Berilda: The refitted Feadship with a colourful history
by Cécile Gauert & Roger Marshall
Snow and ice weren’t foremost on the minds of Berilda’s owners when they first laid their eyes on a classic 38 metre Feadship for sale in the north-east US in 2015. “They had visions of sandy beaches and rosé and it turned out to be rattle guns and welding torches in Maine for a winter,” says the yacht’s captain, Jacob Ewing.
What the new owners anticipated would be “a paint job and a spruce up” on the pedigreed steel yacht they had just purchased turned into the first 14-month phase of a major multi-yard superyacht refit project.
A second three-month refit period took place at the Rybovich yard in Palm Beach this year, after a shakedown cruise from Maine to Grenada in 2017, during which the owners got to enjoy their yacht and make plans for further updates.
A large chunk of the work was carried out at Front Street Shipyard in Belfast, Maine, where the yacht had been hauled for the survey. Front Street Shipyard is a relatively young yard with a new build division and several refits to its credit. Although it was a long way for them to travel, Ewing says the yacht’s owners liked the idea of keeping a small town employed. What they did not expect was how long Berilda would remain in Maine.
The survey had overlooked issues deep within the older lady’s underbelly. Brought on board to supervise the refit, Ewing had candid conversations with the owners. Hull problems had been fixed with double plating in some areas, “essentially a ‘Band-Aid.’ We replaced nine metres of steel at the stern,” says Ewing, who sent samples of steel to match with the modern-day metal.
Worst of all, the yacht was not safe to cruise. “There was no bilge system, no fire system on the boat that functioned,” the captain says. “We worked out a list and prioritised things based on safety, functionality and cosmetics.”
The owners and the captain came up with a plan for a several-phase refit, making time for them to enjoy the boat between yard periods. “Basically she’d been let go,” says Kristine Williams, who owns the yacht with her husband and is handling the redesign.
“Bringing back an old boat has to be a labour of love,” Ewing says, and it seems like the new owners have plenty to give. The news may not have been what they wanted to hear, but they delved deep into the project, determined to make Berilda safe.
“Even if we had been disappointed and wanted to sell, you don’t sell a boat that is unseaworthy,” Williams says. But they also saw an opportunity to make the layout work better for their family and eventual guests and committed to bring back the steel and aluminium yacht’s beautiful and occasionally colourful past.
The yacht was delivered in 1978 to E Clayton Gengras, a self-made millionaire who built his empire by selling cars, beginning with the Stutz Bearcat before World War II. He named the Feadship, designed by De Voogt Naval Architects, Claybeth in honour of his daughters and used her primarily for family and to entertain political friends in Connecticut.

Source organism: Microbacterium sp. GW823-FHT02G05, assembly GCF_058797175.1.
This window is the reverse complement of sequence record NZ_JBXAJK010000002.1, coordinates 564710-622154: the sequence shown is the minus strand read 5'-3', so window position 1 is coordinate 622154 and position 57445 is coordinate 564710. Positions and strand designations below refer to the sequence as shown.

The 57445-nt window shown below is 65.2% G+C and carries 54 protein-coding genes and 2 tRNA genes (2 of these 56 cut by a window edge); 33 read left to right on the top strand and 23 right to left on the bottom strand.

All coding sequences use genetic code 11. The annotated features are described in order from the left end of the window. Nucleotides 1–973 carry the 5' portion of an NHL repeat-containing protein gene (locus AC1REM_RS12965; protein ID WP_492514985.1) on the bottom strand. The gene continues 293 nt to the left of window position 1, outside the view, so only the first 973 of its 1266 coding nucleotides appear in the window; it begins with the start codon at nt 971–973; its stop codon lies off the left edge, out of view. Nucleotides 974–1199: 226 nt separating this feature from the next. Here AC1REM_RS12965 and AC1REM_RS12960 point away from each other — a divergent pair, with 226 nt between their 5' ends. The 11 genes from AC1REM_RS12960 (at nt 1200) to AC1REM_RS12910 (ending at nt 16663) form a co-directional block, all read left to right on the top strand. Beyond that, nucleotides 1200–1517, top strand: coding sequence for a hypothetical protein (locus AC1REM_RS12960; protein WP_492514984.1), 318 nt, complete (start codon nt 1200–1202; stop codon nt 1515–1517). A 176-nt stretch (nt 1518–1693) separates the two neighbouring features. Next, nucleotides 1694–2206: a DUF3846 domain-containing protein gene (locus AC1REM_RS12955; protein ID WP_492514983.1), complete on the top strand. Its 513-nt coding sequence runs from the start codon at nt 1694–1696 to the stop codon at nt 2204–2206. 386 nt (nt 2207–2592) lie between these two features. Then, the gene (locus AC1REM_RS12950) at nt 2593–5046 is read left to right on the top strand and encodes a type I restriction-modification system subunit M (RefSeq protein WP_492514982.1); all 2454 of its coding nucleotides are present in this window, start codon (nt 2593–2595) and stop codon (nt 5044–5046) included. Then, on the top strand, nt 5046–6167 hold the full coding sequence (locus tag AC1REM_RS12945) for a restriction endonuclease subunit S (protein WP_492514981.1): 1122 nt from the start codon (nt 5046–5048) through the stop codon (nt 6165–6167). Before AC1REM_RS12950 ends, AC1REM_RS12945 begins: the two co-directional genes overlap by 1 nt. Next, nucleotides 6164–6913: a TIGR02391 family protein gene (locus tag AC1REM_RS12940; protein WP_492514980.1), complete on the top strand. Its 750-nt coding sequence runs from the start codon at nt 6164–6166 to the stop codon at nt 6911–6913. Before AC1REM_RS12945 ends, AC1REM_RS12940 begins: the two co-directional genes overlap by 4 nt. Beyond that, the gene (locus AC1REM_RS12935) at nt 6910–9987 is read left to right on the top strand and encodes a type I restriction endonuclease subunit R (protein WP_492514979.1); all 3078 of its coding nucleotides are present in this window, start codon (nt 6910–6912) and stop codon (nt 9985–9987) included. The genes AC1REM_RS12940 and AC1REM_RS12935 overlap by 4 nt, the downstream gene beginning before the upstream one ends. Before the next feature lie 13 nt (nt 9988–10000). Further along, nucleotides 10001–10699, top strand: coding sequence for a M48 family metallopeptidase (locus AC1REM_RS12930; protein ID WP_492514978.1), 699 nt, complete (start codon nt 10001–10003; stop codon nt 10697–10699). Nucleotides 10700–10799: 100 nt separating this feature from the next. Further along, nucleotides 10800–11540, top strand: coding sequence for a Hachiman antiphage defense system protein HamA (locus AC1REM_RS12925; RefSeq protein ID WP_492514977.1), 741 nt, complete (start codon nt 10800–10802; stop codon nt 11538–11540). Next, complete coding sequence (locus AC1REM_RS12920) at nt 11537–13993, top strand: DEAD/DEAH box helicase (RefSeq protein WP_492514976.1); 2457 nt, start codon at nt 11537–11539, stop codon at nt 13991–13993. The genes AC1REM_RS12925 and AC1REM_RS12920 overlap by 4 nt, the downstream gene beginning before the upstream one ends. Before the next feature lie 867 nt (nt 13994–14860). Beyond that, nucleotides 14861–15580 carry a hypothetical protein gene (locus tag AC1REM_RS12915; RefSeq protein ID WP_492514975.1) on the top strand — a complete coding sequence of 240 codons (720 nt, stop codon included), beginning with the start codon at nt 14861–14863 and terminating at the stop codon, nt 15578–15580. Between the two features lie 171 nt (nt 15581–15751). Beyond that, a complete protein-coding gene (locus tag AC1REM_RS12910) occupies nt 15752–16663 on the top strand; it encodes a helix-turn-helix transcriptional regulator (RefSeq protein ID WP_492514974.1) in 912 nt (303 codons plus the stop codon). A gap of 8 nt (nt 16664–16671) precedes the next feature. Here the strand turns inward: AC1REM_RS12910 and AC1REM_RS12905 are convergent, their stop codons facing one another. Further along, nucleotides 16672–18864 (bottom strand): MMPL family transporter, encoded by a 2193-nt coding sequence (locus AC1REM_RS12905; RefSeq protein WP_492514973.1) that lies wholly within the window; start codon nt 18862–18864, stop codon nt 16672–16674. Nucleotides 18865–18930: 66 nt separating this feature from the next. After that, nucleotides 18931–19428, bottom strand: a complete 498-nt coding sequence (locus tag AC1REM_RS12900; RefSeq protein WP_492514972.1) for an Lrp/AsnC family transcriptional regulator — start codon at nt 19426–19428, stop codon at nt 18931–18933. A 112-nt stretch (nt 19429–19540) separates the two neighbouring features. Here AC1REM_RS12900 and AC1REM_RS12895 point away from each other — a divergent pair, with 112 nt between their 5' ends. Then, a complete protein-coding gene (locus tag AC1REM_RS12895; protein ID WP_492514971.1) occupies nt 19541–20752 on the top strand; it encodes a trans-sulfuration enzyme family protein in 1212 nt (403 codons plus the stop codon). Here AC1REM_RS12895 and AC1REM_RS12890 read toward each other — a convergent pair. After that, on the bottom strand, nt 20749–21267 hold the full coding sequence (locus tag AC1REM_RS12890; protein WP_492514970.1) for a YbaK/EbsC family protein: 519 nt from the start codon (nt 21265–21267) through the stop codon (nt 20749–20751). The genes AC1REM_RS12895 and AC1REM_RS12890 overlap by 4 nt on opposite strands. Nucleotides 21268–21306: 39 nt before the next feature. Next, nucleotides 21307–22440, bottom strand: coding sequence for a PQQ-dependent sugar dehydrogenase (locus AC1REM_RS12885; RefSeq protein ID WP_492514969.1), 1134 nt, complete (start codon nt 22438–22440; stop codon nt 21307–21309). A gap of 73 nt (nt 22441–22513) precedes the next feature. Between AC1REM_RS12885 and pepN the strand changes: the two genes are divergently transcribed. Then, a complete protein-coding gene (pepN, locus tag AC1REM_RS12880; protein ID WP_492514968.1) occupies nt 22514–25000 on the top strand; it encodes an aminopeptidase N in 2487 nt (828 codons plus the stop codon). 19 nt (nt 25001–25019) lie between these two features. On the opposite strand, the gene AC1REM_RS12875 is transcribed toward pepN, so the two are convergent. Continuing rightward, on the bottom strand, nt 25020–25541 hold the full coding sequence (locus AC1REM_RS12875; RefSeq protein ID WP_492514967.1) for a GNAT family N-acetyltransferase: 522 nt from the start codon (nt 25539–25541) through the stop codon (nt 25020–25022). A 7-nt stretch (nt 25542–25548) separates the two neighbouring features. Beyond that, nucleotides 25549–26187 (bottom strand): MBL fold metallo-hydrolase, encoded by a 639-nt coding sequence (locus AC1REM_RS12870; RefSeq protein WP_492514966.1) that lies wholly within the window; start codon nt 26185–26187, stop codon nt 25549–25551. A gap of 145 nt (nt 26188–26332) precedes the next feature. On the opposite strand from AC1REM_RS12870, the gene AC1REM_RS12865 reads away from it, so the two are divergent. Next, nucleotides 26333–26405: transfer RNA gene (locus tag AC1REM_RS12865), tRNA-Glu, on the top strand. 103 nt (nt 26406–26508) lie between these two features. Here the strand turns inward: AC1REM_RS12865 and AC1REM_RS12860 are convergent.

One of those friends was Malcolm Forbes who bought the vessel a few years later. As Highlander IV, the yacht entertained some notable names. Princess Margaret, sister of Queen Elizabeth II, once attended a party on board. Forbes sold the boat four years after buying it, because as he reputedly told one guest, “the ashtrays are full.”
Smoking on board was permissible but it was subject to strict rules. Berilda’s current captain found standing orders from that period. “It says no smoking in the main saloon; smoking in bunkrooms after 6pm prohibited. It’s definitely dated, but it’s the time when smoking was allowed on airlines — it’s a bit of a trip,” he says.
Over the years, the yacht was also known as Sharon S, The Virginian, Lady Allison and Sirenuse. As Sirenuse, she underwent a yearlong refit in 2004 in anticipation of far-flung trips in the Pacific Ocean with a family and teachers. At that time a larger bunkroom for the kids and a small darkroom were added.
On a more colourful note, daredevil Evel Knievel once chartered the vessel, making about $50,000 worth of unauthorised charges, according to Evel Incarnate: The Life and Legend of Evel Knievel by Steve Mandich, and blamed his behaviour on the painkillers he was taking when the charter company sued him.
While they are respectful of the history, the owners did not want a museum feel or a jarring modern interior that would disagree with this Feadship’s classic looks. One of Berilda’s great assets is that her successive care-takers made no changes to her exterior styling, which is authentically graceful.
With her new steel plating and efficient slow churning Caterpillars, she proved to be the great little ship her new owners had wanted — incredibly solid and steady. During their shakedown cruise, however, the original Vosper stabilisers started acting up. “We ran three-fourths of the season on one fin, and did St Vincent and Grenadines all the way back up without stabilisers. I am happy to be redoing the system, but that it was feasible is a testament of how solid they built the boat in those days,” Ewing says.